December 11, 2017
In the first human trial, an experimental antisense drug (Ionis-HTTRx, Ionis Pharmaceuticals) successfully lowered the level of mutant huntingtin protein (mHTT) in spinal fluid of patients with Huntington's disease, researchers reported today.
"The results of this trial are of ground-breaking importance for Huntington's disease patients and families. For the first time a drug has lowered the level of the toxic disease-causing protein in the nervous system, and the drug was safe and well-tolerated," Sarah Tabrizi, MD, PhD, director of the University College London Huntington's Disease Centre and global chief investigator of the phase 1/2a study of the drug, said in a statement issued by the university.
"The key now is to move quickly to a larger trial to test whether the drug slows disease progression," said Dr Tabrizi.
"This is very big news for the HD [Huntington's disease] community," George Yohrling, PhD, senior director, mission and scientific affairs for the Huntington's Disease Society of America (HDSA), told Medscape Medical News.
The trial enrolled 46 patients with early Huntington's disease at nine study centers in the United Kingdom, Germany, and Canada. Each patient received four doses of Ionis-HTTRx or placebo, given by injection into the spinal fluid. According to the ascending-dose trial design, the dose of Ionis-HTTRx was increased several times during the trial.
Treatment with Ionis-HTTRx led to significant, dose-dependent reductions in mHTT — the first time the protein known to cause Huntington's disease has been lowered in the nervous system of patients.
The drug was safe and well tolerated, as judged by an independent safety committee, which "supports continued development," Ionis said in a news release. An open-label extension study for patients who completed the phase 1/2a study is underway.
"We are encouraged by the performance of Ionis-HTTRx in the Phase 1/2a clinical study. The dose-dependent reductions of mHTT we observed in the study substantially exceeded our expectations and we were equally encouraged by the safety profile of the drug," C. Frank Bennett, PhD, senior vice president of research at Ionis Pharmaceuticals said in the release.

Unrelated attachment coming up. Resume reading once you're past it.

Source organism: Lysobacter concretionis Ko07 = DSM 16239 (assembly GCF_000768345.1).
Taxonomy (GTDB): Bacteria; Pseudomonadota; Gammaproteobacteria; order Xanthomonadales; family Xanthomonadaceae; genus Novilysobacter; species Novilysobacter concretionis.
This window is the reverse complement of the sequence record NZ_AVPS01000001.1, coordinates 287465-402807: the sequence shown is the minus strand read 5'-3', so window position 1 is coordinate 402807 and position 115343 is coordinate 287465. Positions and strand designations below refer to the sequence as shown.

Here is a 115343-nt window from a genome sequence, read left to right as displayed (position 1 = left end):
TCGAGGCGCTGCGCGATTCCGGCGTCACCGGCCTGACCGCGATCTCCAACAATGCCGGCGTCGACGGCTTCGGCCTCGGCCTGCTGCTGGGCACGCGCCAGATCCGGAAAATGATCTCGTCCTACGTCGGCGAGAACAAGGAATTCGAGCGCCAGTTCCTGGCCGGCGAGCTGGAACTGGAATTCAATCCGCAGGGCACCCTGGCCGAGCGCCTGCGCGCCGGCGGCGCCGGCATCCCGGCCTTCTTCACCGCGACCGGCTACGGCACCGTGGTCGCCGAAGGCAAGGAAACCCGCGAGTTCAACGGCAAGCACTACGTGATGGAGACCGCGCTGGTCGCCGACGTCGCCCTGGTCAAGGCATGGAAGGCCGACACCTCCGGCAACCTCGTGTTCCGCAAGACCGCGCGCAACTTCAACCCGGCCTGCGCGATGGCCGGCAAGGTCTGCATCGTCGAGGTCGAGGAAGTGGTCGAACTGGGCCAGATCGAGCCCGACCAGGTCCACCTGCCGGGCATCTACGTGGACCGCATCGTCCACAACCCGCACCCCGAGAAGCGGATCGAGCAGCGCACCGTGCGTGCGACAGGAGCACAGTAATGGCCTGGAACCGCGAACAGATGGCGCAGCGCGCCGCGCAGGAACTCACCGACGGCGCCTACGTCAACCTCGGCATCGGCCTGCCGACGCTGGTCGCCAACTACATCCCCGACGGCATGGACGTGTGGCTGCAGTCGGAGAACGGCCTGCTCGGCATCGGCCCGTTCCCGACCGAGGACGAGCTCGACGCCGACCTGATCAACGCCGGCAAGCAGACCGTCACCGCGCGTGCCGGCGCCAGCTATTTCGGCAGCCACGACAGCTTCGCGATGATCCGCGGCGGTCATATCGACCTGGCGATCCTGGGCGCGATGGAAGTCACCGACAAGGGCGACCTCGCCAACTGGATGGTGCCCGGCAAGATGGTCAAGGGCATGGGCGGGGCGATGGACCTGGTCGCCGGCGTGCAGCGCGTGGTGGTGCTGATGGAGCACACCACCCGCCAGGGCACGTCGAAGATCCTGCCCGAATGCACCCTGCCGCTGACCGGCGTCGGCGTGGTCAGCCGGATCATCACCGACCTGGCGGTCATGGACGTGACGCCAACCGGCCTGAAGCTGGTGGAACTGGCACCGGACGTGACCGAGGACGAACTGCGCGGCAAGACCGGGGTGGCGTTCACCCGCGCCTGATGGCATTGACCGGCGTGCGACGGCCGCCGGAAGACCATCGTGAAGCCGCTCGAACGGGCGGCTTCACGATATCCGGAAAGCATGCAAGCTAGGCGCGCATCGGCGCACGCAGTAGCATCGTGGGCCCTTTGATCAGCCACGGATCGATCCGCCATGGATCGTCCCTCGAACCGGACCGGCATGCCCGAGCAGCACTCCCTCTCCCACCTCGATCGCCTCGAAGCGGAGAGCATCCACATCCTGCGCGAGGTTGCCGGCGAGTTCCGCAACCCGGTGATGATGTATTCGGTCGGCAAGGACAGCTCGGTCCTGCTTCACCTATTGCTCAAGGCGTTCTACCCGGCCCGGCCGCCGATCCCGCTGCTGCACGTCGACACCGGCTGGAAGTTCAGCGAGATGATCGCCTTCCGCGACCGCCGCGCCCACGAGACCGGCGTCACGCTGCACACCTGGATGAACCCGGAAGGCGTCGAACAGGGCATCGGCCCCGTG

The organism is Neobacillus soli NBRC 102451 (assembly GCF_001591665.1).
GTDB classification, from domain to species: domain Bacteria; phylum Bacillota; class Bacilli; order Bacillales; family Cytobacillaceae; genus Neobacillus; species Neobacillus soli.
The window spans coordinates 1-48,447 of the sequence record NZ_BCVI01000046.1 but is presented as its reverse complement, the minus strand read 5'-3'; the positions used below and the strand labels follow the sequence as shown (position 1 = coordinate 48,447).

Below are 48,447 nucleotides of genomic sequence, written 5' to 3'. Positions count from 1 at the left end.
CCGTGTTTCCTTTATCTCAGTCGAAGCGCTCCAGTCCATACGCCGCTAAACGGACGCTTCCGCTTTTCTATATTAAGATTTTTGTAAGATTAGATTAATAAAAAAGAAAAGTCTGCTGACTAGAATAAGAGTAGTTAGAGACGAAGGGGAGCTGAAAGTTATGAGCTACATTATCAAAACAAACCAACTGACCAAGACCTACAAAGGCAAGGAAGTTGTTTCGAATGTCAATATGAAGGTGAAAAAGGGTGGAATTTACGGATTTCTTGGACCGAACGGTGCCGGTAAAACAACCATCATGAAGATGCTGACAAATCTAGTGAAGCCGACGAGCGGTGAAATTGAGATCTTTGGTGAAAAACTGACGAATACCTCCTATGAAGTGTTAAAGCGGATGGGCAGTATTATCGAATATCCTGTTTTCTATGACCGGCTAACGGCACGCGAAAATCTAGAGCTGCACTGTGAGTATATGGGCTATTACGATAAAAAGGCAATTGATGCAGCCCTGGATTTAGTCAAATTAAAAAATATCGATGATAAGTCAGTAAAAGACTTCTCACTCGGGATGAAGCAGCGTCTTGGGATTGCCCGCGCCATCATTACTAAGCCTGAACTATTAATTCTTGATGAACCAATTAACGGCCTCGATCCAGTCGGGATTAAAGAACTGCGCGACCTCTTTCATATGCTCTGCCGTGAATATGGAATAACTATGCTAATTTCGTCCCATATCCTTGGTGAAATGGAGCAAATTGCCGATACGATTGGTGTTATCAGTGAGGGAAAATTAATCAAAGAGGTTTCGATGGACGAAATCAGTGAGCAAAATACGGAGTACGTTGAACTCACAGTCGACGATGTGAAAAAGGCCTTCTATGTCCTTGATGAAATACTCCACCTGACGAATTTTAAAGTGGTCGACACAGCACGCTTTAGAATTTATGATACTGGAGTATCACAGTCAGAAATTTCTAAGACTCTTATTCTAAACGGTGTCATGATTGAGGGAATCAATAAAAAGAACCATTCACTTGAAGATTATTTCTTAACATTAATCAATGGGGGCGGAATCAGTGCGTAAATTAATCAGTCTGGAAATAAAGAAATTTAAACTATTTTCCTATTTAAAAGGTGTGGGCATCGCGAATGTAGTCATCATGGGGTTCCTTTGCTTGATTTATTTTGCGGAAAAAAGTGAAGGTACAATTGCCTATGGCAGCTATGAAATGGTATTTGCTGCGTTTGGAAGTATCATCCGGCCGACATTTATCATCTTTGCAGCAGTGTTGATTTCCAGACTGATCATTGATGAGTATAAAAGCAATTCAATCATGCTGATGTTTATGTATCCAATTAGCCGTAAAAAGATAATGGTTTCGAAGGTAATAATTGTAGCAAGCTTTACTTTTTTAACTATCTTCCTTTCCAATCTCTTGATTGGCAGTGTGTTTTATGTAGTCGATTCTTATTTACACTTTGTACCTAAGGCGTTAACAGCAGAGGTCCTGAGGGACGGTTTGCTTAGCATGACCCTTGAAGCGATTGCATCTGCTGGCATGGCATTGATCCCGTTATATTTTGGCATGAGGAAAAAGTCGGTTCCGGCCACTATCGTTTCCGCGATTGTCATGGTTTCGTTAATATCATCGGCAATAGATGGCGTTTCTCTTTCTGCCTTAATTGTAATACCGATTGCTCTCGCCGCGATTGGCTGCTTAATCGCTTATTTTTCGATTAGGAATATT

"The fact that levels of mutant huntingtin were reduced in correlation to the dose of Ionis-HTTRx that was given is significant, and the fact that participants in this first Phase 1/2a study are able to continue on the drug through open label extension gives us optimism regarding its safety," HDSA President and CEO Louise Vetter said in a statement.
"Ionis' announcement of the completion of the Phase 1/2a study of IONIS-HTTRx is a historic moment in the fight against HD as it represents the successful completion of the first trial to treat the underlying cause of Huntington's disease, the genetic mutation itself," said Vetter.
Ionis and its development partner Roche will present results from this study at medical conferences in the first half of 2018 and plan to submit the study results for publication in a peer-reviewed medical journal.
Ionis-HTTRx is designed to reduce the production of all forms of the huntingtin (HTT) protein, which in its mutated variant is responsible for Huntington's disease. "As such, Ionis-HTTRx offers a unique approach to treat all patients with Huntington's disease, irrespective of their individual HTT mutation," Ionis notes in the release.
Ionis-HTTRx has been granted orphan drug designation by the US Food and Drug Administration and by the European Medicines Agency.
Roche has exercised its option to license Ionis-HTTRx and will assume responsibility for further development, regulatory activities, and commercialization activities for the drug.
Huntington's disease is a rare, genetic, progressive neurodegenerative disease resulting in deterioration in mental abilities and physical control. In the United States, roughly 30,000 individuals have symptomatic Huntington's disease and more than 200,000 people are at risk for inherited Huntington's disease.
The study was sponsored by Ionis Pharmaceuticals, with additional support from the National Institute for Health Research University College London Hospitals Biomedical Research Center.